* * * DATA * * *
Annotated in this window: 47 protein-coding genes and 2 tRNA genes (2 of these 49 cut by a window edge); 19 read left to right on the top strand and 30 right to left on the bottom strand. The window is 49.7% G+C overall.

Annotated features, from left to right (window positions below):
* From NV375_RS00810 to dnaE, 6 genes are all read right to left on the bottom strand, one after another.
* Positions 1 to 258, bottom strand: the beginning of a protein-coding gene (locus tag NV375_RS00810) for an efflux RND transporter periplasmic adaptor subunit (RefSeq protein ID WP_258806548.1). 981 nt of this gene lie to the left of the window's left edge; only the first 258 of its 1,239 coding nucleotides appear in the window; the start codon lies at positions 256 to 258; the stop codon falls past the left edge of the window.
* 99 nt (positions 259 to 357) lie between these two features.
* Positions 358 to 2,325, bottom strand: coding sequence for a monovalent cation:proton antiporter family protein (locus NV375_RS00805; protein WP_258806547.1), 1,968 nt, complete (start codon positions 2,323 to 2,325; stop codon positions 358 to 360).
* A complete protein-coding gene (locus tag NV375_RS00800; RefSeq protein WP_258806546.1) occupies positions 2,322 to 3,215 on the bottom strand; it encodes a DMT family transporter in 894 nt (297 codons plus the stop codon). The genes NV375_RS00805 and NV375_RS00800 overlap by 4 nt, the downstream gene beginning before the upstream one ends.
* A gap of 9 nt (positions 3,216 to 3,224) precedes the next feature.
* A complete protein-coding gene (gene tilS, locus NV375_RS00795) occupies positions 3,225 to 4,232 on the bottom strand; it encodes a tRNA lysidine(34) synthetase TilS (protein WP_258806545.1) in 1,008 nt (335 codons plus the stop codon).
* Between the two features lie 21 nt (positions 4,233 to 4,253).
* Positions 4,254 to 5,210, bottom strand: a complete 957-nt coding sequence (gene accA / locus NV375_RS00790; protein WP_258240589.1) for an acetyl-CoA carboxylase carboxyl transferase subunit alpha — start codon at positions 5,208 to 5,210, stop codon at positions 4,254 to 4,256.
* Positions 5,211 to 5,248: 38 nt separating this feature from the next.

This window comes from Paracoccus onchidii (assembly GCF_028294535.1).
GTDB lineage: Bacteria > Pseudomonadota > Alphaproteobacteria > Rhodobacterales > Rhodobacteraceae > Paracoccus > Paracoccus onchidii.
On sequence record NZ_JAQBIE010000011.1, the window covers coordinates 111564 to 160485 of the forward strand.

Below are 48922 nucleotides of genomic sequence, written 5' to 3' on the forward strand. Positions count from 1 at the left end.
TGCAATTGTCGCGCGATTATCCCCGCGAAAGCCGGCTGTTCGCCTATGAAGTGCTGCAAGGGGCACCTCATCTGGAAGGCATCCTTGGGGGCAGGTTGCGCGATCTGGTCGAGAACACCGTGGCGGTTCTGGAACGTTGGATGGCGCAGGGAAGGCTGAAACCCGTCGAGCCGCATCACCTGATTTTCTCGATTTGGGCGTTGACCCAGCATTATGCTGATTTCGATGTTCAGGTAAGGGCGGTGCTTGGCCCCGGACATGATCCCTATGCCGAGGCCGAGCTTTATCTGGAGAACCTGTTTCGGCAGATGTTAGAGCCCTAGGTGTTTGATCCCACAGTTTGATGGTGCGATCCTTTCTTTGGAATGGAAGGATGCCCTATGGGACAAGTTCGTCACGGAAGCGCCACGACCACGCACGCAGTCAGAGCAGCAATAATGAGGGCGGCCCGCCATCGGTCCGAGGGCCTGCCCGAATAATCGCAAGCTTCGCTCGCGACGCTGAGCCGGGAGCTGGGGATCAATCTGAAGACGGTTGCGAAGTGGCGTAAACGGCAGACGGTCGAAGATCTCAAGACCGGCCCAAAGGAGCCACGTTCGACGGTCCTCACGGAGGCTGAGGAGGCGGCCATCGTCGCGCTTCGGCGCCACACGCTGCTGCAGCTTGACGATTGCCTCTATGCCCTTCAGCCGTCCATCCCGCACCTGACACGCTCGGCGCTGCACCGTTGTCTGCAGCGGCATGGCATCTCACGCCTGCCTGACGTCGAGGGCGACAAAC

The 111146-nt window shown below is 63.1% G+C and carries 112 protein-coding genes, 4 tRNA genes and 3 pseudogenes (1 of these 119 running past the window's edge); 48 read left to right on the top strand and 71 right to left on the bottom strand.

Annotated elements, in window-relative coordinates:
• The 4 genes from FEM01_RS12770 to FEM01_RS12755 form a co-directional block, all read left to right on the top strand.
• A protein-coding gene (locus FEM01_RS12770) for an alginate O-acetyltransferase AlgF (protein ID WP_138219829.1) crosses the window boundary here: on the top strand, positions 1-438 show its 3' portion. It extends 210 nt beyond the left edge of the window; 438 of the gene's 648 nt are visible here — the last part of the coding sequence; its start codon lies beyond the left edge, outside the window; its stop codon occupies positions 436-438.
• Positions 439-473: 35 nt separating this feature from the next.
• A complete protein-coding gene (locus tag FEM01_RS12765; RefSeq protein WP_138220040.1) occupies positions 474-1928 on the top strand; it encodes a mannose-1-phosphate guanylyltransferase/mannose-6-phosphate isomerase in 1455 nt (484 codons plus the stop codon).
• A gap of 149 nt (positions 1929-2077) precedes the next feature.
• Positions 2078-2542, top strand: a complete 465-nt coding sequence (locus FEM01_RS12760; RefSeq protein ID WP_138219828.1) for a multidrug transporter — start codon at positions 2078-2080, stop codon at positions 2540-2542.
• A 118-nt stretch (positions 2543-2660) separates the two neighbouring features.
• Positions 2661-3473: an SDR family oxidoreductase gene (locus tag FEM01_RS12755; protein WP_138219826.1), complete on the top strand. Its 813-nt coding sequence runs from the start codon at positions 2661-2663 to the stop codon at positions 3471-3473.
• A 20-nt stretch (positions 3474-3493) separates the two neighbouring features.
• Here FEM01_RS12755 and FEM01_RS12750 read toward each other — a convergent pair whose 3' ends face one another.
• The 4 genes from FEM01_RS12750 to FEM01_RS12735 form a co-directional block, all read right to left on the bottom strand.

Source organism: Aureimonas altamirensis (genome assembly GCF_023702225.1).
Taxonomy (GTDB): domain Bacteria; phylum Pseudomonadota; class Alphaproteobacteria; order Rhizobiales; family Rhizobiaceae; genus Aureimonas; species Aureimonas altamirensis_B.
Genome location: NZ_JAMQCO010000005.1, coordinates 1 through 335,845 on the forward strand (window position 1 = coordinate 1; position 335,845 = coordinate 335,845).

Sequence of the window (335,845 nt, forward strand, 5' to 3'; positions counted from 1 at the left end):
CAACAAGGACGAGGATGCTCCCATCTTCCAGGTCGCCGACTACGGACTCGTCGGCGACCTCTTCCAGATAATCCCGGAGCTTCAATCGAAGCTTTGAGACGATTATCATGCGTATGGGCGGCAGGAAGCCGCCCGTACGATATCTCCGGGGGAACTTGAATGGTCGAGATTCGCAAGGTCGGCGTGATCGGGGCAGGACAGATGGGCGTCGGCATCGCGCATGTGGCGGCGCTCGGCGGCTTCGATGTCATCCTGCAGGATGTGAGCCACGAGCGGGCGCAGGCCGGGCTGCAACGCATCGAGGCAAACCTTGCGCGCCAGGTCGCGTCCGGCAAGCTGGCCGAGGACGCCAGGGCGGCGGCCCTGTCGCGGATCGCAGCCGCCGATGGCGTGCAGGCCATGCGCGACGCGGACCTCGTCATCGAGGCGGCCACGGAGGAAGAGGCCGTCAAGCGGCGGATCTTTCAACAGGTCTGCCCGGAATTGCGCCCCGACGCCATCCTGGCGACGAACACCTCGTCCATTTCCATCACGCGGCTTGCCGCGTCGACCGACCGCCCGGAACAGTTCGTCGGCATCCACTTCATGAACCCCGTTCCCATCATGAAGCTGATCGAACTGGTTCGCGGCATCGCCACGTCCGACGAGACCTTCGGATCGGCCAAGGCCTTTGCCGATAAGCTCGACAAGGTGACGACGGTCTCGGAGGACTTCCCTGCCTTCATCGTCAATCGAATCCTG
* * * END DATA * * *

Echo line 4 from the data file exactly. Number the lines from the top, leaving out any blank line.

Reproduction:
* Positions 1 to 258, bottom strand: the beginning of a protein-coding gene (locus tag NV375_RS00810) for an efflux RND transporter periplasmic adaptor subunit (RefSeq protein ID WP_258806548.1). 981 nt of this gene lie to the left of the window's left edge; only the first 258 of its 1,239 coding nucleotides appear in the window; the start codon lies at positions 256 to 258; the stop codon falls past the left edge of the window.